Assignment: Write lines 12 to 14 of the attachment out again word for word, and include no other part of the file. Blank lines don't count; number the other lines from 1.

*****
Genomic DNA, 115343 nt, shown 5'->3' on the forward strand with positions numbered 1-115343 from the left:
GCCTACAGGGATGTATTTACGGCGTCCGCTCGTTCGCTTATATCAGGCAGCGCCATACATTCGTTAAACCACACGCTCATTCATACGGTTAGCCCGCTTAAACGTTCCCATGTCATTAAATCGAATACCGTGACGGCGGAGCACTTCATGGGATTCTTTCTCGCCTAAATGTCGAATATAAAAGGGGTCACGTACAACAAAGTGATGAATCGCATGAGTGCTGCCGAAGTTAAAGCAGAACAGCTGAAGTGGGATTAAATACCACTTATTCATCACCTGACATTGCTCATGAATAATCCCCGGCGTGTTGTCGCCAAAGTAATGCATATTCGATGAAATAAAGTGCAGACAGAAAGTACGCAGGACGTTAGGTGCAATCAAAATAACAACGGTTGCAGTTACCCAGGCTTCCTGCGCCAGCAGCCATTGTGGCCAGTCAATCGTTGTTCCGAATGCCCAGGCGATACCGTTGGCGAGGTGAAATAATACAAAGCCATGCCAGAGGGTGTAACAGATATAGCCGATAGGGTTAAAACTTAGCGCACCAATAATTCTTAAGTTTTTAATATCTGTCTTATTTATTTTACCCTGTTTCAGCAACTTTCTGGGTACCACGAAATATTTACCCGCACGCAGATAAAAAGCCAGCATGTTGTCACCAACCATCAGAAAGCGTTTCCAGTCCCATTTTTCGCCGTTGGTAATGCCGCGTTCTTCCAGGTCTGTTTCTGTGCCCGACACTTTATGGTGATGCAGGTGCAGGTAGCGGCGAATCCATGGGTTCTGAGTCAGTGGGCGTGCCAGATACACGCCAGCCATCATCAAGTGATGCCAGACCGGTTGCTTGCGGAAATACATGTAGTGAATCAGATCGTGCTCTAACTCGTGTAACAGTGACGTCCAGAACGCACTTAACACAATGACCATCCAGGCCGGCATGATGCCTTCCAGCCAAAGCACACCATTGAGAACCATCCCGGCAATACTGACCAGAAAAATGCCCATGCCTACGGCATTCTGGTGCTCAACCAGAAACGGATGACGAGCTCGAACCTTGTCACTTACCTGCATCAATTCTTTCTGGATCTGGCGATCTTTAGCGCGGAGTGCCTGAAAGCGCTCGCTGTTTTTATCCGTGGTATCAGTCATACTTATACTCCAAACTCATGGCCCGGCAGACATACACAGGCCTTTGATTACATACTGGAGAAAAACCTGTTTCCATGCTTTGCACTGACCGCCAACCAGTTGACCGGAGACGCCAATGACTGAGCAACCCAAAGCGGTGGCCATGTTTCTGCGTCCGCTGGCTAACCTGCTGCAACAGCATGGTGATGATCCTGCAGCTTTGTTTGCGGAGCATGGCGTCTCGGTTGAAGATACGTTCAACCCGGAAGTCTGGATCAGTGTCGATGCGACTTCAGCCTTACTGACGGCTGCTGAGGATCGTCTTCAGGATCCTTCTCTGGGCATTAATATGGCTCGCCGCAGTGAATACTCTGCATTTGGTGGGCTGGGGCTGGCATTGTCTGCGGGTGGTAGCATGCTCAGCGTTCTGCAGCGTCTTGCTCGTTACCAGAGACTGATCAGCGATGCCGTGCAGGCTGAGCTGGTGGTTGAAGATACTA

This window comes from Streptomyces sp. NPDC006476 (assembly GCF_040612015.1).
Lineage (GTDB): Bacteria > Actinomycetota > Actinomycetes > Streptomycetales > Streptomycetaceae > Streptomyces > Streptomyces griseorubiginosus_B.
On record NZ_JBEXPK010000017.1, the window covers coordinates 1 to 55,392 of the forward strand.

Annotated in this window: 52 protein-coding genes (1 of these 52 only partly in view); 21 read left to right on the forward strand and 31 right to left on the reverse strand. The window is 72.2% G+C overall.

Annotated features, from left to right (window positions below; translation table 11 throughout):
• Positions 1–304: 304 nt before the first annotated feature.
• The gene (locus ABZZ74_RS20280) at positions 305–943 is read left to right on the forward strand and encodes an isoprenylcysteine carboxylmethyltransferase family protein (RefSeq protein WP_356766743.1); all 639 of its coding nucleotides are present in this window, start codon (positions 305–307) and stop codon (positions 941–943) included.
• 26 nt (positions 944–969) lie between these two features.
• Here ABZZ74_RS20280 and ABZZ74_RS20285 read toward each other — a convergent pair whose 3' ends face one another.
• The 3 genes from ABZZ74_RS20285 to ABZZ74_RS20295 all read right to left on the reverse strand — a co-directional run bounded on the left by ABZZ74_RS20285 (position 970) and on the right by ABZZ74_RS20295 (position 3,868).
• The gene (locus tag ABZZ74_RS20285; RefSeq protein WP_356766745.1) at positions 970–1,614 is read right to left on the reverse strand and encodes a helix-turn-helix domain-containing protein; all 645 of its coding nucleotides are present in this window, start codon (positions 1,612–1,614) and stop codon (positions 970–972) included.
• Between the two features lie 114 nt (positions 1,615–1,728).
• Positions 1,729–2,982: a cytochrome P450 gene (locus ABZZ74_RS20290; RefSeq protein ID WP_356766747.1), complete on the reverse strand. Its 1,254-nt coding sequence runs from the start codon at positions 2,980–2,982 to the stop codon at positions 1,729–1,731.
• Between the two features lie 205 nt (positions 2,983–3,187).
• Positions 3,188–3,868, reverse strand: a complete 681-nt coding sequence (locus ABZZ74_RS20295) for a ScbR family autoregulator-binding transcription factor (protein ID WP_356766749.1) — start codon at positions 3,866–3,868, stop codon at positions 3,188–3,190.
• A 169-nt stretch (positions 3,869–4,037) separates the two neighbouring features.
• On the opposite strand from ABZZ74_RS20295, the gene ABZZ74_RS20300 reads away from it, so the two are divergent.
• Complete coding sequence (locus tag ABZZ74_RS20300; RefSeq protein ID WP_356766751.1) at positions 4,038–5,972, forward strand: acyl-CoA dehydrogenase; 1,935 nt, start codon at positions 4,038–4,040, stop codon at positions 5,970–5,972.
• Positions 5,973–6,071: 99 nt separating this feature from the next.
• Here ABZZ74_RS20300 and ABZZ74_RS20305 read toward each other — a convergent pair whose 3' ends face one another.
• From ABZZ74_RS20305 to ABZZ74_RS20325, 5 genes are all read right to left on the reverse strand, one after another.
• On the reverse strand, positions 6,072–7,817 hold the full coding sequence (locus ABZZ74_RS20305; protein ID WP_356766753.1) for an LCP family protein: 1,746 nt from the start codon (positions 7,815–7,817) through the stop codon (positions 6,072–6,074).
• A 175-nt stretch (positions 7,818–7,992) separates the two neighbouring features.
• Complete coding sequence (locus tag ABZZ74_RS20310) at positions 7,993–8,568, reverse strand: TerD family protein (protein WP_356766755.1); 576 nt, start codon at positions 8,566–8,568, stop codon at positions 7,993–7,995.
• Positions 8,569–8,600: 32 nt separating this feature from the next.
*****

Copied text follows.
• The 3 genes from ABZZ74_RS20285 to ABZZ74_RS20295 all read right to left on the reverse strand — a co-directional run bounded on the left by ABZZ74_RS20285 (position 970) and on the right by ABZZ74_RS20295 (position 3,868).
• The gene (locus tag ABZZ74_RS20285; RefSeq protein WP_356766745.1) at positions 970–1,614 is read right to left on the reverse strand and encodes a helix-turn-helix domain-containing protein; all 645 of its coding nucleotides are present in this window, start codon (positions 1,612–1,614) and stop codon (positions 970–972) included.
• Between the two features lie 114 nt (positions 1,615–1,728).